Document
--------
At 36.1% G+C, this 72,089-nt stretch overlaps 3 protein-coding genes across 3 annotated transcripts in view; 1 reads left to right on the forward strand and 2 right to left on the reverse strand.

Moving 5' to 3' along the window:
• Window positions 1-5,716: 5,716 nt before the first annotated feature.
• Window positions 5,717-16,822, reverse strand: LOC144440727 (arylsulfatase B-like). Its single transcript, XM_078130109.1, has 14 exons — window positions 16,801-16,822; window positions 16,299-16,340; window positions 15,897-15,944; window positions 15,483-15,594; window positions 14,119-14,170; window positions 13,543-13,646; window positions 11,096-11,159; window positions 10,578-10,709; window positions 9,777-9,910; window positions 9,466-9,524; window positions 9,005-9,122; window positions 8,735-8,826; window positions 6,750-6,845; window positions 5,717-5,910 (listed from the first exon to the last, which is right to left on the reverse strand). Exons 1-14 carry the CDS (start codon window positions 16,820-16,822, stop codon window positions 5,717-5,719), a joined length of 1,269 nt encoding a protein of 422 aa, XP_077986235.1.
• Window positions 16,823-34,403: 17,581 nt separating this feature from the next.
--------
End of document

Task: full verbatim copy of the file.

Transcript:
At 36.1% G+C, this 72,089-nt stretch overlaps 3 protein-coding genes across 3 annotated transcripts in view; 1 reads left to right on the forward strand and 2 right to left on the reverse strand.

Moving 5' to 3' along the window:
• Window positions 1-5,716: 5,716 nt before the first annotated feature.
• Window positions 5,717-16,822, reverse strand: LOC144440727 (arylsulfatase B-like). Its single transcript, XM_078130109.1, has 14 exons — window positions 16,801-16,822; window positions 16,299-16,340; window positions 15,897-15,944; window positions 15,483-15,594; window positions 14,119-14,170; window positions 13,543-13,646; window positions 11,096-11,159; window positions 10,578-10,709; window positions 9,777-9,910; window positions 9,466-9,524; window positions 9,005-9,122; window positions 8,735-8,826; window positions 6,750-6,845; window positions 5,717-5,910 (listed from the first exon to the last, which is right to left on the reverse strand). Exons 1-14 carry the CDS (start codon window positions 16,820-16,822, stop codon window positions 5,717-5,719), a joined length of 1,269 nt encoding a protein of 422 aa, XP_077986235.1.
• Window positions 16,823-34,403: 17,581 nt separating this feature from the next.